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The coronavirus pandemic has radically changed American shopping habits, with consumers shifting more spending to essentials. And when they do have discretionary money, it has tended to go to home improvements or clothing suited to work-from-home and lounging.
So it might seem counterintuitive that some stability has returned to shopping, particularly at high-end retailers like Saks Fifth Avenue. After all, as Saks president Marc Metrick, tells Fortune, “Nothing we sell is essential, even when there is not a pandemic.”
And yet business has ticked up at Saks, which skews higher-end than rivals like Nordstrom and Macy’s Bloomingdale’s, Metrick says. Saks, owned by Hudson’s Bay Co., managed the crisis by cutting store hours, canceling some orders and delaying others, and will be reassessing its assortment with moves such as dialing back its men’s suits selection.
Saks has seen modest comparable sales increases since the summer, driven by its soaring online business. The retailer has also tapped into a desire among the most affluent, helped by a strong stock market, to splurge. And it is not alone: Nordstrom’s CEO last month said that the chain’s high-end designer business was doing “pretty darn well,” while at Bloomingdale’s luxury is now 30% of sales, up from 20% and doing better than the rest of the business, executives said in September.
Metrick himself professes some surprise at luxury’s performance. “Christian Louboutin pumps, really? When are you wearing those?” he asks—rhetorically but with gratitude.
He spoke with Fortune to discuss how Saks is managing the pandemic’s effects on its business. Answers have been edited for clarity and brevity.
Fortune: Why is luxury spending at Saks holding up relatively well?
Metrick: It’s all about fashion and about having the right balance. If you think about the other luxury players talking about their business these days, they sell a lot more men’s tailored suits than we do.
Our top-performing businesses right now are men’s footwear, men’s sportswear, women’s footwear, leather goods, fragrances. Everyone wants to smell good because they’re hanging around the same people all day.
How are shifting spending patterns helping Saks, particularly among shoppers newer to the chain?
Take aspirational shoppers: We are their experiential spend. We’re comfort food. Every once in a while, they treat themselves. During a pandemic, comfort food is blowing healthy food off the shelves. We are the comfort food of fashion.
How has the pandemic changed how Saks plans and places orders?
There are such long lead times in luxury—the goods that were coming in March were bought months and months before. We got out of it as much as we could, and we worked with our brand partners.
The luxury delivery cycle is so off from actual consumer demand. It never made sense to me, because by the time it gets warm, we mark [late spring and summer items] down to make room for things coming in July like coats and cashmere sweaters.
So this year, we said, let’s take a pause, let’s delay the product, let’s delay stuff that’s not been made yet. So by time we opened in June, product was seasonally appropriate, and there was less marking down.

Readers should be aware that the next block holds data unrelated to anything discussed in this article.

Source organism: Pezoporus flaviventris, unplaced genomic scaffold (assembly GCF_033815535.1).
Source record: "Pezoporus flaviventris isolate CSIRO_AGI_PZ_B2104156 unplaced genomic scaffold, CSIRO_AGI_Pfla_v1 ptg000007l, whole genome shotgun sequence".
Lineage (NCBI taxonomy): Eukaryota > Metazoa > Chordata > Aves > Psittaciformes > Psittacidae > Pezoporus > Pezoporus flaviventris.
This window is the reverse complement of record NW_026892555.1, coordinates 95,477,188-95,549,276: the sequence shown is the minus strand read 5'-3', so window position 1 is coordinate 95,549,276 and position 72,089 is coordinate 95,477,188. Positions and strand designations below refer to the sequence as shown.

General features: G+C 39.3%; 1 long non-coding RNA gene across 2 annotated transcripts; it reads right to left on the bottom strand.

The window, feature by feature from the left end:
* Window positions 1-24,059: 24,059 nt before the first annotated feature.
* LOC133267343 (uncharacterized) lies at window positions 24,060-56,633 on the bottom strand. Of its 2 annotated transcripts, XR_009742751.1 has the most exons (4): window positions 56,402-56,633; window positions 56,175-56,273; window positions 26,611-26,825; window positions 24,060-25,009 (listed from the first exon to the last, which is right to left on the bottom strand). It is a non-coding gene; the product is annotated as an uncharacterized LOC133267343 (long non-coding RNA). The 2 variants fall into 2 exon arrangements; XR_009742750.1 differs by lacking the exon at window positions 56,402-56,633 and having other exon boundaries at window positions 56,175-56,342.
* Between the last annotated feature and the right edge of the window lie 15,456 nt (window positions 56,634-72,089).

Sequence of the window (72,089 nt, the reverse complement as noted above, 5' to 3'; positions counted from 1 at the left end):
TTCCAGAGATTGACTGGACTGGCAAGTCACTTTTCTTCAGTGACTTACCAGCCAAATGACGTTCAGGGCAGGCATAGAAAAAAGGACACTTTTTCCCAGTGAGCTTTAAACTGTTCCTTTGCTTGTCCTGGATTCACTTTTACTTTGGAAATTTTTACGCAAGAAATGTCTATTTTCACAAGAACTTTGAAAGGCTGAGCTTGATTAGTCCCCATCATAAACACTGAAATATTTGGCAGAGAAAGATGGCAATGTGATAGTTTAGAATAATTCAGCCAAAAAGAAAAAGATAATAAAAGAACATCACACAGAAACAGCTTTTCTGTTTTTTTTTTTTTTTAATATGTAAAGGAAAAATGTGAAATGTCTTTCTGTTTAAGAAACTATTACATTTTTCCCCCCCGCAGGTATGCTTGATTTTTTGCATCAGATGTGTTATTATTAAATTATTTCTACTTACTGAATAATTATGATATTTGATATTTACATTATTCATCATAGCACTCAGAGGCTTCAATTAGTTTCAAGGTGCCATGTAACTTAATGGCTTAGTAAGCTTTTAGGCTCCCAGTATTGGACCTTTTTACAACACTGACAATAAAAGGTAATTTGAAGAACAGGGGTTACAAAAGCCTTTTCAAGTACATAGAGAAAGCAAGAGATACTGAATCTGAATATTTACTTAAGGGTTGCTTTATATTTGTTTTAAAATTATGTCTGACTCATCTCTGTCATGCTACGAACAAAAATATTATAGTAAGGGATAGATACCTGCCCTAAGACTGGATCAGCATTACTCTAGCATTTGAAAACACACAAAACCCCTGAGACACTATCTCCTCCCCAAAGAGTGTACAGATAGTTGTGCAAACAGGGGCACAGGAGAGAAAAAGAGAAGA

And what about the upcoming seasons?
We are taking a much harder look at our evening dress business, our tailored men’s suit business, and de-emphasizing those. We’re probably a little while away from 300-person black tie galas and big weddings being back.
You look at Jos. A Bank, Men’s Wearhouse, or Brooks Brothers [which have sought bankruptcy protection], and you say, where was this business heading anyway? We have great brand partners that make suits but also make sportswear.
Your New York City flagship is high on the list of attractions for many visitors to the city. But this year, international tourism has collapsed. How is business at the store—which analysts estimate generates 20% or so of your total sales?
People aren’t traveling abroad either, so we have a certain level of captive clientele. At the higher end of our portfolio, where they used to go to Paris every summer shopping, they can do it New York now.
You say business is strong in your regional stores, like those in Birmingham, Ala., and Raleigh, N.C., Why might that be?
We’re seeing very healthy business in other markets in the U.S. where we think some of these people were moving around more, and now they’re not as much, like Atlanta, Houston, and Philadelphia, which have seen outsized growth. In some cases the regional stores are doing better. People in Birmingham aren’t going to Atlanta to shop.
Are smaller regional stores worth it for Saks, with the shift to digital?
The smaller stores don’t have a heavy load for operating. With the online ecosystem, when you open a store, the digital footprint expands, and you do more volume online. When you open a store in Raleigh, the store might not do hundreds of millions of dollars, but you notice you get a pickup in the digital footprint.
Saks spent $250 million on its flagship in recent years. Given the social distancing imposed by the pandemic and the restrictions on things like how to sell beauty products, was it worth it?
I believe that having a flagship store that is beautiful speaks to our brand. Theater to our consumer is going to be very important. Is it important right now? But we are going to find a way to make this very special again, there is no doubt.
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